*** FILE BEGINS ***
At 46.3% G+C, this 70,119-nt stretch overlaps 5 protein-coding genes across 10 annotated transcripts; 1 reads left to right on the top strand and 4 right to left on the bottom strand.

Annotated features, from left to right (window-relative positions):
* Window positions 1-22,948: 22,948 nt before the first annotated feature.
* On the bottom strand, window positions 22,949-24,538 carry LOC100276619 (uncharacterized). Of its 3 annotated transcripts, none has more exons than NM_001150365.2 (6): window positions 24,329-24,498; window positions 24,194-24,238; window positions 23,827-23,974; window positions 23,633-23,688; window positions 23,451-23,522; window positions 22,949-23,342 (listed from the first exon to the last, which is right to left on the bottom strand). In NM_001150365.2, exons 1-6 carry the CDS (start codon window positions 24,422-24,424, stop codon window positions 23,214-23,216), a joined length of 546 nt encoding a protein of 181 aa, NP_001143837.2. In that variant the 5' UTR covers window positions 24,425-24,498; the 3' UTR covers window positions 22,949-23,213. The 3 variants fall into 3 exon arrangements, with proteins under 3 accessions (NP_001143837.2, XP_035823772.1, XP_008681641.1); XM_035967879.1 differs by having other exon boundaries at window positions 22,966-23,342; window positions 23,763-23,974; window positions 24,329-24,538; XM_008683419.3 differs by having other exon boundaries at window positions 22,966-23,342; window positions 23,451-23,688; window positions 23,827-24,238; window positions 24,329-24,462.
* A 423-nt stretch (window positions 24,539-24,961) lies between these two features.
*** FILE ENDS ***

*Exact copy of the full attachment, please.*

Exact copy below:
At 46.3% G+C, this 70,119-nt stretch overlaps 5 protein-coding genes across 10 annotated transcripts; 1 reads left to right on the top strand and 4 right to left on the bottom strand.

Annotated features, from left to right (window-relative positions):
* Window positions 1-22,948: 22,948 nt before the first annotated feature.
* On the bottom strand, window positions 22,949-24,538 carry LOC100276619 (uncharacterized). Of its 3 annotated transcripts, none has more exons than NM_001150365.2 (6): window positions 24,329-24,498; window positions 24,194-24,238; window positions 23,827-23,974; window positions 23,633-23,688; window positions 23,451-23,522; window positions 22,949-23,342 (listed from the first exon to the last, which is right to left on the bottom strand). In NM_001150365.2, exons 1-6 carry the CDS (start codon window positions 24,422-24,424, stop codon window positions 23,214-23,216), a joined length of 546 nt encoding a protein of 181 aa, NP_001143837.2. In that variant the 5' UTR covers window positions 24,425-24,498; the 3' UTR covers window positions 22,949-23,213. The 3 variants fall into 3 exon arrangements, with proteins under 3 accessions (NP_001143837.2, XP_035823772.1, XP_008681641.1); XM_035967879.1 differs by having other exon boundaries at window positions 22,966-23,342; window positions 23,763-23,974; window positions 24,329-24,538; XM_008683419.3 differs by having other exon boundaries at window positions 22,966-23,342; window positions 23,451-23,688; window positions 23,827-24,238; window positions 24,329-24,462.
* A 423-nt stretch (window positions 24,539-24,961) lies between these two features.